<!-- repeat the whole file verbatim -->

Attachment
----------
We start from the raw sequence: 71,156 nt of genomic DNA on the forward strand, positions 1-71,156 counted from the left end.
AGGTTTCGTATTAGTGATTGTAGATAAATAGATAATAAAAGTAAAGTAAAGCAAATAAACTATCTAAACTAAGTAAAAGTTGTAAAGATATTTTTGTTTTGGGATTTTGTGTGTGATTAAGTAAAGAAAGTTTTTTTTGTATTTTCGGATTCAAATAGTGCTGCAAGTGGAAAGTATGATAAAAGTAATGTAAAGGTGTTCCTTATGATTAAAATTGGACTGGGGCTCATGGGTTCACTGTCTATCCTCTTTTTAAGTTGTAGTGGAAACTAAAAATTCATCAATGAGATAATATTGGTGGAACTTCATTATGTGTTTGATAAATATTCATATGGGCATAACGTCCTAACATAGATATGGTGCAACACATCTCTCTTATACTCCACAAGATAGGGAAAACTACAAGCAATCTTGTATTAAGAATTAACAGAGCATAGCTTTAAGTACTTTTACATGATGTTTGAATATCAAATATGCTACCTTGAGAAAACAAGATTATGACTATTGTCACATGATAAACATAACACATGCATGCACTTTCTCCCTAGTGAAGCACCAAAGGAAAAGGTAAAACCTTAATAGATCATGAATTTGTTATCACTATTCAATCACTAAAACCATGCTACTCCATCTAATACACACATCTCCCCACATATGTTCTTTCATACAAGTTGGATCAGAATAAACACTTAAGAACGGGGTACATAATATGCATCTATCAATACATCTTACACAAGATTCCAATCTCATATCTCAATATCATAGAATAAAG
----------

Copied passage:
We start from the raw sequence: 71,156 nt of genomic DNA on the forward strand, positions 1-71,156 counted from the left end.
AGGTTTCGTATTAGTGATTGTAGATAAATAGATAATAAAAGTAAAGTAAAGCAAATAAACTATCTAAACTAAGTAAAAGTTGTAAAGATATTTTTGTTTTGGGATTTTGTGTGTGATTAAGTAAAGAAAGTTTTTTTTGTATTTTCGGATTCAAATAGTGCTGCAAGTGGAAAGTATGATAAAAGTAATGTAAAGGTGTTCCTTATGATTAAAATTGGACTGGGGCTCATGGGTTCACTGTCTATCCTCTTTTTAAGTTGTAGTGGAAACTAAAAATTCATCAATGAGATAATATTGGTGGAACTTCATTATGTGTTTGATAAATATTCATATGGGCATAACGTCCTAACATAGATATGGTGCAACACATCTCTCTTATACTCCACAAGATAGGGAAAACTACAAGCAATCTTGTATTAAGAATTAACAGAGCATAGCTTTAAGTACTTTTACATGATGTTTGAATATCAAATATGCTACCTTGAGAAAACAAGATTATGACTATTGTCACATGATAAACATAACACATGCATGCACTTTCTCCCTAGTGAAGCACCAAAGGAAAAGGTAAAACCTTAATAGATCATGAATTTGTTATCACTATTCAATCACTAAAACCATGCTACTCCATCTAATACACACATCTCCCCACATATGTTCTTTCATACAAGTTGGATCAGAATAAACACTTAAGAACGGGGTACATAATATGCATCTATCAATACATCTTACACAAGATTCCAATCTCATATCTCAATATCATAGAATAAAG